Archive for February 2008

One thing that makes Linux stand out is that if you have the knowledge, you rarely have to reboot your computer just because you made some changes. Usually, you can get by with restarting the particular service or module that was affected. You do have to reboot when you want to change the kernel, however. Because the kernel sits at the core of everything, the whole system has to be reloaded.

There is a way around it; well, sort of. When you reboot, you’re completely stopping the system, then letting the firmware/BIOS and bootloader start the kernel again. But you don’t have to drop down to the firmware or bootloader if all you want to do is replace the kernel. In fact, the Linux kernel is capable of unloading itself and handing control over to a different (or the same) kernel, resulting in a much faster reboot. What makes the process tricky is that the new kernel needs to be loaded in memory exactly where the current kernel sits, but the current kernel needs to be running in order to load the new kernel. We don’t have to worry about this because the crafty Linux kernel engineers have figured out a way.

Enter kexec; or, restarting the kernel without rebooting the computer. There’s a wonderful article over at IBM developerWorks that explains how it works. I’d been wanting to give this a try, but the article makes the process seem quite hairy. That was almost four years ago. I just tried kexec on my Ubuntu 8.04 laptop, and it worked almost flawlessly.

To use kexec, you must first install the kexec-tools package available in the universe repository. After that’s installed, the following two commands restart the kernel (it’s also possible to start a different kernel):

$ sudo kexec -l --append="`cat /proc/cmdline`" --initrd=/boot/initrd.img-`uname -r` /boot/vmlinuz-`uname -r`
$ sudo kexec -e

Almost flawlessly? Well… after the system was restarted, I somehow lost control of the keyboard and the touchpad. The machine was responsive on the network, though. This may be because kexec doesn’t clean up; it just reloads the kernel. It should work much better once it’s integrated with the standard reboot/shutdown processes. For now, kexec seems to be coming along very well.

(This is most likely not true, because I was just dreaming. lol.)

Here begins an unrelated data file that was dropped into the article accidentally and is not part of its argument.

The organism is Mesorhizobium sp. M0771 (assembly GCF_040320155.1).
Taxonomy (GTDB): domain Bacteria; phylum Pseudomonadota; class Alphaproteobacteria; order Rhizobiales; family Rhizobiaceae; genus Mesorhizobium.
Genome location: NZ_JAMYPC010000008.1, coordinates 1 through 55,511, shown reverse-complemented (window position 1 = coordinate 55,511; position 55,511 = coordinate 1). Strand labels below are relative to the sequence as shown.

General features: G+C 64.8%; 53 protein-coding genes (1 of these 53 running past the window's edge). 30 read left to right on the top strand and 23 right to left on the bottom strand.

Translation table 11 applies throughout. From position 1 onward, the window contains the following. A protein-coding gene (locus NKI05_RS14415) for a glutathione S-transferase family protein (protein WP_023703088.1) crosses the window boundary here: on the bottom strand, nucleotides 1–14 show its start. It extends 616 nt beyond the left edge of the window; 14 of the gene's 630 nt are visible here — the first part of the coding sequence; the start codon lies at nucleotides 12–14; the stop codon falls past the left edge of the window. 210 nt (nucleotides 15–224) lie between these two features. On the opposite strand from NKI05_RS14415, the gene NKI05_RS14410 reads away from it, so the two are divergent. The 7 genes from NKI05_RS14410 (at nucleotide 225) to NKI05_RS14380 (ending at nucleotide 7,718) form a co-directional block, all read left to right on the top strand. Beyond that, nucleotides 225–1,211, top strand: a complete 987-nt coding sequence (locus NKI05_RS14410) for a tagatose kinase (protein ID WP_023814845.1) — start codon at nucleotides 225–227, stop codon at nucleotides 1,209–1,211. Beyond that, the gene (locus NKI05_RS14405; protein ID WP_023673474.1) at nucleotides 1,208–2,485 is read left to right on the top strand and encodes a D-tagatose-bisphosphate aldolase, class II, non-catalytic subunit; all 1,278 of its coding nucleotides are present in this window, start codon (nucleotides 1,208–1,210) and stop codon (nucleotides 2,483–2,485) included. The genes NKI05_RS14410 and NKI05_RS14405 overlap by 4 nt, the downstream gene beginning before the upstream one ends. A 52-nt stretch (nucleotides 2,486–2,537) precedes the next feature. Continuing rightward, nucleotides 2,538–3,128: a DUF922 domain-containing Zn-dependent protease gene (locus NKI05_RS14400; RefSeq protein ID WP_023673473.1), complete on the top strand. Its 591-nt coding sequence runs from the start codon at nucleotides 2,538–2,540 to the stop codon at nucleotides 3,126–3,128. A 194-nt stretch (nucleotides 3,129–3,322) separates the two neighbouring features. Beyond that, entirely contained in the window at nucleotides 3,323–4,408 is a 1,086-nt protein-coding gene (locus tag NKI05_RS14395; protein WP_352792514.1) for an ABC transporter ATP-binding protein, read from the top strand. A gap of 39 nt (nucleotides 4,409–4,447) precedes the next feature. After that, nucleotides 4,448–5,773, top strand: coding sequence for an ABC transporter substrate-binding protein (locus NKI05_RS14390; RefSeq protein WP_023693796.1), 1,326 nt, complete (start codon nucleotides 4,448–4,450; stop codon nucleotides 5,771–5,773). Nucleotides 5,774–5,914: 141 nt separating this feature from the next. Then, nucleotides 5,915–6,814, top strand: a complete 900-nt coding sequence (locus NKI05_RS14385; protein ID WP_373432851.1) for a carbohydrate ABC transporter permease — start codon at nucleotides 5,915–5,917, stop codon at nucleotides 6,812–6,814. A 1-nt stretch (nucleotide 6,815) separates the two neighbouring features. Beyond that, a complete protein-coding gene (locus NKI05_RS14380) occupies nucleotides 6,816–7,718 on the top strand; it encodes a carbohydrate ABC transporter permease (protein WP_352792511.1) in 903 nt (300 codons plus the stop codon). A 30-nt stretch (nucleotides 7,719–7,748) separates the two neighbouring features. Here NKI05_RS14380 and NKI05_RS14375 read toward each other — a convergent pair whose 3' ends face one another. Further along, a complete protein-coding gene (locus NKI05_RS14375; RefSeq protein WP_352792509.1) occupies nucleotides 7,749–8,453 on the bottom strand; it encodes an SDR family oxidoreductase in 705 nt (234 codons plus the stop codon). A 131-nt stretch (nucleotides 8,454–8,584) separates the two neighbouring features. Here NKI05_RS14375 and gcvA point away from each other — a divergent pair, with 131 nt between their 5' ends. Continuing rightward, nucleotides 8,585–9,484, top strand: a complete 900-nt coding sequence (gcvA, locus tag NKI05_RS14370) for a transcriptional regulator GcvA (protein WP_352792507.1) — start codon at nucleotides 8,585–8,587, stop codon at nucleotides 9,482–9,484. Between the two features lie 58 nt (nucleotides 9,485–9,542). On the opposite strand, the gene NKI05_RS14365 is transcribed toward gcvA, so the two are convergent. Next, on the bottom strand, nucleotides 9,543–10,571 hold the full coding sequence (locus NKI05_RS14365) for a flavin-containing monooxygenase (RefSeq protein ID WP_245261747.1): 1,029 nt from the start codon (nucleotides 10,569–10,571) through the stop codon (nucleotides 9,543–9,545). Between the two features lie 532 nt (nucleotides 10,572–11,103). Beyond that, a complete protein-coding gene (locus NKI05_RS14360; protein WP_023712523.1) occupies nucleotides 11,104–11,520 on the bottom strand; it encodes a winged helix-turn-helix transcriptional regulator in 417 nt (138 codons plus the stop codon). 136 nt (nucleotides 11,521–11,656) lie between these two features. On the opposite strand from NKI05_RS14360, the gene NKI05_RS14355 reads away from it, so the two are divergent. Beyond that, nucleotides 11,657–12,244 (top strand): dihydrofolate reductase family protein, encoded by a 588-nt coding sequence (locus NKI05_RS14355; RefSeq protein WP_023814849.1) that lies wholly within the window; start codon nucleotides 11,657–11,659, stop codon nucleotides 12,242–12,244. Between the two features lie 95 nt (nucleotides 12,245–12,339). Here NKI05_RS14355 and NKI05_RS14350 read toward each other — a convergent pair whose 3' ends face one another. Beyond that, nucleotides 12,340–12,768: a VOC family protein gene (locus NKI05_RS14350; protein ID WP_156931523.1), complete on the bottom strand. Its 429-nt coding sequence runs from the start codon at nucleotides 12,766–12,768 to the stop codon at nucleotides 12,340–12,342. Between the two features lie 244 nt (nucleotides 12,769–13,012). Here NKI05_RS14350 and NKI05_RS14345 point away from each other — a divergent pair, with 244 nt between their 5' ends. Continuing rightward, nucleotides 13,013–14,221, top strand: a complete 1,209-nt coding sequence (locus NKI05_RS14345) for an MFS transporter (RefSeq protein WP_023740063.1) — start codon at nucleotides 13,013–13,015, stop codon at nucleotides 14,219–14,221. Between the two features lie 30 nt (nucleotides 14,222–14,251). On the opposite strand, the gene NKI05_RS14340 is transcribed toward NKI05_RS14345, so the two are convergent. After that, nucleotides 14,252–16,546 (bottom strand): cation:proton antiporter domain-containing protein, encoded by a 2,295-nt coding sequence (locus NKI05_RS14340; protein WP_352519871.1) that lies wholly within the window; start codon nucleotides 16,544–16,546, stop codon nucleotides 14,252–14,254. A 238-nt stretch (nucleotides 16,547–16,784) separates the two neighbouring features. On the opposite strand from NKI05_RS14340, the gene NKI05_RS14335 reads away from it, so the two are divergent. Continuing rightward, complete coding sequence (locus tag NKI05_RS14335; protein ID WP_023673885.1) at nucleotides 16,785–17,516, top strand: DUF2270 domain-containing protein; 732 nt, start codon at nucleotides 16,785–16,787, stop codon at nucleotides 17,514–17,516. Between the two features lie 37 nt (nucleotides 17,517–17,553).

So the astronomers and physicists out there tell us of a mysterious class of matter that they call dark matter that makes the universe expand faster and faster. The reason it’s called dark matter is that while we don’t know what it is and can’t explain how it got there, we can feel its effects. Even more mysteriously, the older the universe gets, the more dark matter there is. Matter doesn’t come out of nowhere, so where does dark matter come from?

Let’s imagine, for a moment, that we’re among a super-advanced civilization of a super-advanced species in the far, far future. We already have all the technological gadgets that people from the past could only dream about; we’ve got things like plasma phasers, teleporters, hyperdrive, and time machines.

Well, as you can imagine, the more advanced a civilization gets, the more waste products it produces. At some point, it becomes impossible to process these wastes, and they start accumulating. Well, this scientist at a waste-processing plant soon comes up with an ingenious idea: the people who lived in the past did not have as much waste to deal with, so we should let them handle some of our waste; in fact, the more primitive the civilization is, the less trash it produces, so we should use a time machine to send our trash way back, preferably right to the beginning of the universe. Scientists had entertained this idea from time to time in the past ever since the first time machine was invented, but nobody had been daring enough to risk destroying their past. However, the situation with the waste accumulation has grown to such a degree that it is necessary to offload some of our responsibilities to our past.

Such a smart scientist, eh? Let’s thank him/her for our endless supply of dark matter.